This week, I take a closer look at Slack Technologies Inc.’s (Slack) going public and their recently reported earnings as well as what cloud vendors really want besides revenue from their customer base.
Implications of Slack Going Public and Recent Financial Results
Following the approach that Spotify Technology took back in April 2018, Slack is set to go the direct listing route on June 20th rather than the traditional IPO path. By going at it in this manner, the listing will not come with any sort of capital raise and Slack will not be issuing new shares to investors. The fact that Slack currently has $1.1B in total assets has a lot to do with taking this path. Based on current estimates, Slack is predicted to be valued at more than $23B in Australian dollars ($16-$17B in US dollars).
What now? Will Slack be able to ramp adoption of paying customers and increase revenue along the way? Will they become a true and viable enterprise vendor?
Early this month leading up to listing on the New York Stock Exchange (to be listed under the ticker WORK), Slack announced its FY2020 Q1 results. They reported an impressive 67% increase to a total revenue reaching $134.8M for the quarter. While they reported a gross profit of $116.2M (86.2% gross margin) they also reported an operating loss of $38.4M or 28% of total revenue.
In terms of guidance, Slack reported that they expect revenue growth to actually slow in Q2, falling to 52% with total full year revenue reaching $590M to $600M, up 47% to 50%. Other key takeaways:
- Slack now has more than 10 million users worldwide spanning across 600,000 organizations
- The company has 95,000 paying customers (up 42%)
- 645 of those paying customers (less than 1%) are spending more than $100K per year (the coveted annual contract value or ACV), up 84%.
While workplace chat and collaboration is a place where enterprises are ramping their spending as part of their larger digital transformations, given the current highly competitive landscape (Microsoft Teams, Google Hangouts, Workplace by Facebook, Zoom, and Webex Teams), it is going to be a long and challenging road ahead to get enterprise customers to adopt. In addition to continuing to get audiences within enterprises to demonstrate the value of their offerings, Slack will have to continue to look to partnerships, like the one they have with Dropbox, to find ways to penetrate enterprises at an accelerated rate moving forward.
Having had a chance to work with many enterprises and the executives that lead them, I can say that Slack is starting to come up much more frequently when they are looking for alternatives or net new solutions to fill a gap. With regard to alternatives, this is most often the case when an enterprise’s Microsoft Office 365 subscription is coming up for renewal (Microsoft Teams is part of their Office 365 subscription) and the enterprise is more than happy to evaluate an alternative like Slack because they have been limited in their ability to move away from Microsoft and are eager to at least evaluate an alternative when the opportunity presents itself. When enterprises are considering net-new workplace chat and collaboration initiatives, Slack often gets invited to the party (often part of a larger pool of participants, though – see list above) given the likelihood that Slack may already be known and it resonates well with their changing and younger workforce.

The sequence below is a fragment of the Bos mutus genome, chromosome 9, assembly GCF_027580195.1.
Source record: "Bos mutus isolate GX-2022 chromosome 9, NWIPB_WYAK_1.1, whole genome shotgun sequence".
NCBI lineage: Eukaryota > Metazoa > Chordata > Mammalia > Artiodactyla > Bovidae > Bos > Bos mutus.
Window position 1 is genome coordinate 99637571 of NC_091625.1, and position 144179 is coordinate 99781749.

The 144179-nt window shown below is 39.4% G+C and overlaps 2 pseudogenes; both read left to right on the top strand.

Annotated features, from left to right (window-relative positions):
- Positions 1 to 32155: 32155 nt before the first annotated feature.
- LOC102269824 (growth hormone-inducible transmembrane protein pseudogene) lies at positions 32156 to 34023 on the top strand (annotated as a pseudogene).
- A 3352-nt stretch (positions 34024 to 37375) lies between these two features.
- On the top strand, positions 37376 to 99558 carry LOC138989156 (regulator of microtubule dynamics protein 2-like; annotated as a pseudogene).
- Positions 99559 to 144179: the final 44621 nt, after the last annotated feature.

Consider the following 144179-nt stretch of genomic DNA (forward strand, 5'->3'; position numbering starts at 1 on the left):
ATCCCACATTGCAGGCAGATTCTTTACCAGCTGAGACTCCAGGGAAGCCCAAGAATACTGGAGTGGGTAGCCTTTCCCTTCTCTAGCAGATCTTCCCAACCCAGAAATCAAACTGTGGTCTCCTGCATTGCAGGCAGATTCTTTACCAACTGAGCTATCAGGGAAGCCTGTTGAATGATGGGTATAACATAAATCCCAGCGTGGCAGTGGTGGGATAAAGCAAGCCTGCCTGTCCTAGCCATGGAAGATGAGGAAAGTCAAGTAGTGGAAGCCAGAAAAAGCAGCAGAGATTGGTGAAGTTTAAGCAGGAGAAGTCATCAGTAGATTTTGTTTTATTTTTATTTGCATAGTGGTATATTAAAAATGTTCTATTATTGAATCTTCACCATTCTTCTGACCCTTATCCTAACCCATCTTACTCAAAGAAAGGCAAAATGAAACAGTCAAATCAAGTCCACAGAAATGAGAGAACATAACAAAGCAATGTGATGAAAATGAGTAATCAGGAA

Cloud Vendors Want Revenue but They Really Want Use
Let’s start with the obvious — Cloud vendors like Salesforce, ServiceNow, Microsoft, AWS, Google Cloud, Workday, etc., want increased revenue through landing and expanding within enterprises. The highly coveted annual contract value (ACV) and the deferred or unearned revenue that comes with subscription contracts are valuable upfront and longer term, both important areas where cloud vendors want to show growth and prospects of more growth in the future.
Cloud vendors also really want enterprises to actually use the products and subscriptions they are signing up for. Regarding SaaS cloud vendors like Salesforce and ServiceNow, it is important to ensure users are actually using all the features (or most) in their cloud subscription (e.g., Sales Cloud Unlimited and ITSM Pro, respectively).
When it comes to cloud platform vendors like Microsoft, Google Cloud and Amazon, they want their customer’s meters to run as fast and as frequently as possible. For Microsoft specifically, they want their customers to rapidly draw down on their Microsoft Azure monetary commitment through ramped use of the various Azure services available.
Simply put, it is actual use that leads to “stickiness” and it is “stickiness” that leads to “lock-in.” Once a vendor has lock-in, they have significant leverage to add on more products or higher editions to the portfolio (i.e., upsell) and increase pricing come renewal. Use also deepens and widens the moat around your castle to better keep out the competition.
More from This Series:
- HEAD IN THE CLOUDS: Google’s Cloud Outage and Google’s Effort to Land Enterprises
- HEAD IN THE CLOUDS: Salesforce’s Consultants on AppExchange and What Cloud Vendors Really Want
- HEAD IN THE CLOUDS: Microsoft’s Up-selling Practices and the #1 Cloud Negotiation Killer
- HEAD IN THE CLOUDS: ServiceNow’s Knowledge19 Agenda and Cloud SLA Concerns
- HEAD IN THE CLOUDS: ServiceNow’s CFO Resigns and Cloud Price Protection Myths